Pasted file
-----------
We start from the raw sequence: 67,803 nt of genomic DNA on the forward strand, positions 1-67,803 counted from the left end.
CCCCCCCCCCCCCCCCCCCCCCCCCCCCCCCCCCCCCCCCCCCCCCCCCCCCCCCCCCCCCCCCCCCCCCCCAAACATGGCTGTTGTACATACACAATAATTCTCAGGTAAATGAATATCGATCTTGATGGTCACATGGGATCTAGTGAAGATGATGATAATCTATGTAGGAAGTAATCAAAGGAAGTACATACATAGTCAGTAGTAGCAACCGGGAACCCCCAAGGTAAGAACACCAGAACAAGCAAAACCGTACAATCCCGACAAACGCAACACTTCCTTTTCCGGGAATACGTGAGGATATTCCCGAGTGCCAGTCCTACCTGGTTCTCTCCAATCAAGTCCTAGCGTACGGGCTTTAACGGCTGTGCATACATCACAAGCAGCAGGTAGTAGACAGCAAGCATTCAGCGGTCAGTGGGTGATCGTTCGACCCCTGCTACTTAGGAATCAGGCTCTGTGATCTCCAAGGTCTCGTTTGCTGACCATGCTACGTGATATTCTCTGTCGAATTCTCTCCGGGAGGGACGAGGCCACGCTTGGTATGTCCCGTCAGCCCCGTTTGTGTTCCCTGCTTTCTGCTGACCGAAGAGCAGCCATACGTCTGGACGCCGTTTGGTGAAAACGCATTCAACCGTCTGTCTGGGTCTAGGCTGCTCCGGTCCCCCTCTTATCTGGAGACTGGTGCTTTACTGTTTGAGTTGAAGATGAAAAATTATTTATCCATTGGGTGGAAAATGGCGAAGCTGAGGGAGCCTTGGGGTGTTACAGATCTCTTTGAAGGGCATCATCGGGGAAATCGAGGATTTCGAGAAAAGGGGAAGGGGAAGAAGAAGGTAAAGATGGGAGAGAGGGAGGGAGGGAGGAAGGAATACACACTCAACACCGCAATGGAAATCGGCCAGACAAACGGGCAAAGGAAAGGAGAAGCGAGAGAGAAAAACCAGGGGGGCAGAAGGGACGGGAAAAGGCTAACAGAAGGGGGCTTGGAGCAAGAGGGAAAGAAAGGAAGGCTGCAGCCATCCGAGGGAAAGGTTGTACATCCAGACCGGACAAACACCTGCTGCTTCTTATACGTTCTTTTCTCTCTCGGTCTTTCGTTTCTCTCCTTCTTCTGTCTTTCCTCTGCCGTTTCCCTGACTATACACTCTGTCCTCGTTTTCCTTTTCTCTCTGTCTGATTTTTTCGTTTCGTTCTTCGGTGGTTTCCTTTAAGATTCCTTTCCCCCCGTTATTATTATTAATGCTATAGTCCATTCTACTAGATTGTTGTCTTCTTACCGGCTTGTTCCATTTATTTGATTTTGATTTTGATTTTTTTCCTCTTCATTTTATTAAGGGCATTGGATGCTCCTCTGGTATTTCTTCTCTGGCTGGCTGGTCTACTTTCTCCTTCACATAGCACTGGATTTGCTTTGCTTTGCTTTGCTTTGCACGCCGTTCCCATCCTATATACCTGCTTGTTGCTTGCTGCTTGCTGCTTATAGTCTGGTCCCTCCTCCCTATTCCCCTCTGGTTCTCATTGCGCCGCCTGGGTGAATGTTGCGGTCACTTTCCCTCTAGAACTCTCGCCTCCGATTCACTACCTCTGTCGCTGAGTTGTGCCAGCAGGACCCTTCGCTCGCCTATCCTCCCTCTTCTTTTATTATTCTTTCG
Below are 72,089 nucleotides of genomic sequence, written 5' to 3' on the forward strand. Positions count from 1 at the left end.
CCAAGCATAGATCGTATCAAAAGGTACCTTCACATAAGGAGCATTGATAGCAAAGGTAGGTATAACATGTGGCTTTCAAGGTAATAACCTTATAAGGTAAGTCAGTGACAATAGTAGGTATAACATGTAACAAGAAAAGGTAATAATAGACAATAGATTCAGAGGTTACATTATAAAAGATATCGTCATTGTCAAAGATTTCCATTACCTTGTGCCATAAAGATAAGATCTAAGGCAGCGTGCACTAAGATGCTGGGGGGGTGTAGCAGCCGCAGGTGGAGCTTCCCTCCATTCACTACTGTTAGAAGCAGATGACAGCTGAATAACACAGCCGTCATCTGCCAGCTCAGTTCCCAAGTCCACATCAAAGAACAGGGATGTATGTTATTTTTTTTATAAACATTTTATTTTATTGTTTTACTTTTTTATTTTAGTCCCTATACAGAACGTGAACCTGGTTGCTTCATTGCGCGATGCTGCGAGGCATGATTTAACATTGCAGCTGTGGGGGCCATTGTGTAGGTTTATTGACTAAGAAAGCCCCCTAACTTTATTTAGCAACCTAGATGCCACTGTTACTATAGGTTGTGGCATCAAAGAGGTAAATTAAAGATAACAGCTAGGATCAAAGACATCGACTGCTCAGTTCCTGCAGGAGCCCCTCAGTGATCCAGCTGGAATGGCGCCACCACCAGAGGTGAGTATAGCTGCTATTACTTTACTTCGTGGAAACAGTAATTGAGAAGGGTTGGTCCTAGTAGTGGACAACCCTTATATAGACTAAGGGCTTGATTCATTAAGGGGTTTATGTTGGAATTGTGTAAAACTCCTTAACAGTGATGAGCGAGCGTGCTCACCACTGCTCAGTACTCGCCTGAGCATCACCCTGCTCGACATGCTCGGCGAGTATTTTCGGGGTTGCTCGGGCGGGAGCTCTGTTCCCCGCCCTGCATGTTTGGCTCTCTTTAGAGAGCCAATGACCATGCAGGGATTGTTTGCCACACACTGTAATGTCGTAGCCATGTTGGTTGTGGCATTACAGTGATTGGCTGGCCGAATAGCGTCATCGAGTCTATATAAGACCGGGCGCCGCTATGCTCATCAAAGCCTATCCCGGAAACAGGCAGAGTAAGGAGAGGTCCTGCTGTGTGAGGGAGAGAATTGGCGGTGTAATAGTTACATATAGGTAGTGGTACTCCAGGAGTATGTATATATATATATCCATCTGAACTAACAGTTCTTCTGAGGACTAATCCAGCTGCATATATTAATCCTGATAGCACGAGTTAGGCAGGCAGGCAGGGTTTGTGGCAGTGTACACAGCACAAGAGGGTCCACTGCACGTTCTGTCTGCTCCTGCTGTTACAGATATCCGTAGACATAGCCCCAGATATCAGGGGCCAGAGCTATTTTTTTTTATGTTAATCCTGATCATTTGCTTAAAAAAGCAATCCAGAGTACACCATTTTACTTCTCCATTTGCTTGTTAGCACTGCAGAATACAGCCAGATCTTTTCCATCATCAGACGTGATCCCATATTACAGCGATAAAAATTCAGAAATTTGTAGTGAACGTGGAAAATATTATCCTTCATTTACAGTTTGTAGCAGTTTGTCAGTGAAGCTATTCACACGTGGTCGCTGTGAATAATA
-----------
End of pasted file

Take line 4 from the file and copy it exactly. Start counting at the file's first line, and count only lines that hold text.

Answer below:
CCAAGCATAGATCGTATCAAAAGGTACCTTCACATAAGGAGCATTGATAGCAAAGGTAGGTATAACATGTGGCTTTCAAGGTAATAACCTTATAAGGTAAGTCAGTGACAATAGTAGGTATAACATGTAACAAGAAAAGGTAATAATAGACAATAGATTCAGAGGTTACATTATAAAAGATATCGTCATTGTCAAAGATTTCCATTACCTTGTGCCATAAAGATAAGATCTAAGGCAGCGTGCACTAAGATGCTGGGGGGGTGTAGCAGCCGCAGGTGGAGCTTCCCTCCATTCACTACTGTTAGAAGCAGATGACAGCTGAATAACACAGCCGTCATCTGCCAGCTCAGTTCCCAAGTCCACATCAAAGAACAGGGATGTATGTTATTTTTTTTATAAACATTTTATTTTATTGTTTTACTTTTTTATTTTAGTCCCTATACAGAACGTGAACCTGGTTGCTTCATTGCGCGATGCTGCGAGGCATGATTTAACATTGCAGCTGTGGGGGCCATTGTGTAGGTTTATTGACTAAGAAAGCCCCCTAACTTTATTTAGCAACCTAGATGCCACTGTTACTATAGGTTGTGGCATCAAAGAGGTAAATTAAAGATAACAGCTAGGATCAAAGACATCGACTGCTCAGTTCCTGCAGGAGCCCCTCAGTGATCCAGCTGGAATGGCGCCACCACCAGAGGTGAGTATAGCTGCTATTACTTTACTTCGTGGAAACAGTAATTGAGAAGGGTTGGTCCTAGTAGTGGACAACCCTTATATAGACTAAGGGCTTGATTCATTAAGGGGTTTATGTTGGAATTGTGTAAAACTCCTTAACAGTGATGAGCGAGCGTGCTCACCACTGCTCAGTACTCGCCTGAGCATCACCCTGCTCGACATGCTCGGCGAGTATTTTCGGGGTTGCTCGGGCGGGAGCTCTGTTCCCCGCCCTGCATGTTTGGCTCTCTTTAGAGAGCCAATGACCATGCAGGGATTGTTTGCCACACACTGTAATGTCGTAGCCATGTTGGTTGTGGCATTACAGTGATTGGCTGGCCGAATAGCGTCATCGAGTCTATATAAGACCGGGCGCCGCTATGCTCATCAAAGCCTATCCCGGAAACAGGCAGAGTAAGGAGAGGTCCTGCTGTGTGAGGGAGAGAATTGGCGGTGTAATAGTTACATATAGGTAGTGGTACTCCAGGAGTATGTATATATATATATCCATCTGAACTAACAGTTCTTCTGAGGACTAATCCAGCTGCATATATTAATCCTGATAGCACGAGTTAGGCAGGCAGGCAGGGTTTGTGGCAGTGTACACAGCACAAGAGGGTCCACTGCACGTTCTGTCTGCTCCTGCTGTTACAGATATCCGTAGACATAGCCCCAGATATCAGGGGCCAGAGCTATTTTTTTTTATGTTAATCCTGATCATTTGCTTAAAAAAGCAATCCAGAGTACACCATTTTACTTCTCCATTTGCTTGTTAGCACTGCAGAATACAGCCAGATCTTTTCCATCATCAGACGTGATCCCATATTACAGCGATAAAAATTCAGAAATTTGTAGTGAACGTGGAAAATATTATCCTTCATTTACAGTTTGTAGCAGTTTGTCAGTGAAGCTATTCACACGTGGTCGCTGTGAATAATA